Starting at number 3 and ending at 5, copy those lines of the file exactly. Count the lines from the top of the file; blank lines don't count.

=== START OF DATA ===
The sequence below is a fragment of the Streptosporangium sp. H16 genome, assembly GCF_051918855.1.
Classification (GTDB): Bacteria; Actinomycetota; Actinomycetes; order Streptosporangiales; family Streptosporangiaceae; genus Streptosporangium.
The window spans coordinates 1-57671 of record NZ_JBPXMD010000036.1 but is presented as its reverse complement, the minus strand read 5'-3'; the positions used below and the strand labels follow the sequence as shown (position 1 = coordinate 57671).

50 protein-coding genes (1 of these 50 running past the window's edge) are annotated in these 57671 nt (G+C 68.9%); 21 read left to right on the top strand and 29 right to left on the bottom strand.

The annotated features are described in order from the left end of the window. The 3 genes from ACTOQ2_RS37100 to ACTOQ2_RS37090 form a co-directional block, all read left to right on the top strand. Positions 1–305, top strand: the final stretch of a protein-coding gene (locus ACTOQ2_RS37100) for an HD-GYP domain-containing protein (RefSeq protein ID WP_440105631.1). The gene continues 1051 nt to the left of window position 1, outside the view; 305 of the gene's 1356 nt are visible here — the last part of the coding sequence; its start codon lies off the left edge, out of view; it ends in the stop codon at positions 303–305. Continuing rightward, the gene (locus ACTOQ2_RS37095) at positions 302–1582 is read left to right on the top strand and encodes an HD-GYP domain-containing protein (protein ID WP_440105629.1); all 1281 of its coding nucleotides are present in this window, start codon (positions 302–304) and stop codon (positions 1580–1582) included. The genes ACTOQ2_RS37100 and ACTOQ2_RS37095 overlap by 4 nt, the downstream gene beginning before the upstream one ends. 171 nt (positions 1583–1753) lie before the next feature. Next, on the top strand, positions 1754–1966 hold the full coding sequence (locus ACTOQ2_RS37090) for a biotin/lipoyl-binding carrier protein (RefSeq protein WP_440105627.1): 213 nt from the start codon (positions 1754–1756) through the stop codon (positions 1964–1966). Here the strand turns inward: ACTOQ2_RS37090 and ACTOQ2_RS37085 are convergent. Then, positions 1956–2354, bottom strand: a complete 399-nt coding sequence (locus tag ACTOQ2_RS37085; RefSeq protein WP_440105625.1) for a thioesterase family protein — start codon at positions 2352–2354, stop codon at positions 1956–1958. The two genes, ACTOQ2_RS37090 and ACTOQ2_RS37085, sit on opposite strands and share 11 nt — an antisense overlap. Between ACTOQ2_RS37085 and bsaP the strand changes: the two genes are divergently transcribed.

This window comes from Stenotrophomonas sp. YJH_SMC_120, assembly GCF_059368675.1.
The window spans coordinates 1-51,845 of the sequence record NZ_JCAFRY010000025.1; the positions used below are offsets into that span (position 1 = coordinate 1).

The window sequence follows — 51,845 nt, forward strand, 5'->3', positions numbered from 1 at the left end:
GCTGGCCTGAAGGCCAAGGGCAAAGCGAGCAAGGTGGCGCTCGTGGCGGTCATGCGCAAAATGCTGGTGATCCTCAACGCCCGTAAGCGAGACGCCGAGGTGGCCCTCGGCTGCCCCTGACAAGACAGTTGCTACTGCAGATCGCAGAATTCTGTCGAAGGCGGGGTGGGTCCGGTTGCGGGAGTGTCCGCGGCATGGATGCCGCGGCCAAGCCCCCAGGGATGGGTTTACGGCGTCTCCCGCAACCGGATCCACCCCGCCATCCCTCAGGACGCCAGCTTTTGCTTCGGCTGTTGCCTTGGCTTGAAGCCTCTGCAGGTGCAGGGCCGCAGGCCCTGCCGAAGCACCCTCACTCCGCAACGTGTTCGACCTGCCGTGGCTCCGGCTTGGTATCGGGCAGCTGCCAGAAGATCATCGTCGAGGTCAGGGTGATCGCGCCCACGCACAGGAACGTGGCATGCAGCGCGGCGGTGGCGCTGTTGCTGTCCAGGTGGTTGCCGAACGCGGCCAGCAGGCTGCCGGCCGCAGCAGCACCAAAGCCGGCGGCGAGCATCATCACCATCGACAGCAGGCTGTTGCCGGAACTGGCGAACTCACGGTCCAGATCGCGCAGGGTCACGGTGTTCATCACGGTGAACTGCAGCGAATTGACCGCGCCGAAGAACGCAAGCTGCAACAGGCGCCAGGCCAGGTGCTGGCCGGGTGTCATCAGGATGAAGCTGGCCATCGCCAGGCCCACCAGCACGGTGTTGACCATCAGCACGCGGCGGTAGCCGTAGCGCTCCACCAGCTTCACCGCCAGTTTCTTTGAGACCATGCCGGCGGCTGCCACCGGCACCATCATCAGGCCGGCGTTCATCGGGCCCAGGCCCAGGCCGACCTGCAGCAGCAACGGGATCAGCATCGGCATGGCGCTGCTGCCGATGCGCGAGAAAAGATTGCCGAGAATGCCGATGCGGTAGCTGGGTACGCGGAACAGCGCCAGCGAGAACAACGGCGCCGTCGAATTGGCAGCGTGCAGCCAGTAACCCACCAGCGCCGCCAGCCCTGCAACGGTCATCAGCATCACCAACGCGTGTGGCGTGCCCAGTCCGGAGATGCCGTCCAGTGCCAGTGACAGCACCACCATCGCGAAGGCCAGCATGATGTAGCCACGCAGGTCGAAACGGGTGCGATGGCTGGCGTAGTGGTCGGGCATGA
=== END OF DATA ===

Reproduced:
The window spans coordinates 1-57671 of record NZ_JBPXMD010000036.1 but is presented as its reverse complement, the minus strand read 5'-3'; the positions used below and the strand labels follow the sequence as shown (position 1 = coordinate 57671).

50 protein-coding genes (1 of these 50 running past the window's edge) are annotated in these 57671 nt (G+C 68.9%); 21 read left to right on the top strand and 29 right to left on the bottom strand.

The annotated features are described in order from the left end of the window. The 3 genes from ACTOQ2_RS37100 to ACTOQ2_RS37090 form a co-directional block, all read left to right on the top strand. Positions 1–305, top strand: the final stretch of a protein-coding gene (locus ACTOQ2_RS37100) for an HD-GYP domain-containing protein (RefSeq protein ID WP_440105631.1). The gene continues 1051 nt to the left of window position 1, outside the view; 305 of the gene's 1356 nt are visible here — the last part of the coding sequence; its start codon lies off the left edge, out of view; it ends in the stop codon at positions 303–305. Continuing rightward, the gene (locus ACTOQ2_RS37095) at positions 302–1582 is read left to right on the top strand and encodes an HD-GYP domain-containing protein (protein ID WP_440105629.1); all 1281 of its coding nucleotides are present in this window, start codon (positions 302–304) and stop codon (positions 1580–1582) included. The genes ACTOQ2_RS37100 and ACTOQ2_RS37095 overlap by 4 nt, the downstream gene beginning before the upstream one ends. 171 nt (positions 1583–1753) lie before the next feature. Next, on the top strand, positions 1754–1966 hold the full coding sequence (locus ACTOQ2_RS37090) for a biotin/lipoyl-binding carrier protein (RefSeq protein WP_440105627.1): 213 nt from the start codon (positions 1754–1756) through the stop codon (positions 1964–1966). Here the strand turns inward: ACTOQ2_RS37090 and ACTOQ2_RS37085 are convergent. Then, positions 1956–2354, bottom strand: a complete 399-nt coding sequence (locus tag ACTOQ2_RS37085; RefSeq protein WP_440105625.1) for a thioesterase family protein — start codon at positions 2352–2354, stop codon at positions 1956–1958. The two genes, ACTOQ2_RS37090 and ACTOQ2_RS37085, sit on opposite strands and share 11 nt — an antisense overlap. Between ACTOQ2_RS37085 and bsaP the strand changes: the two genes are divergently transcribed.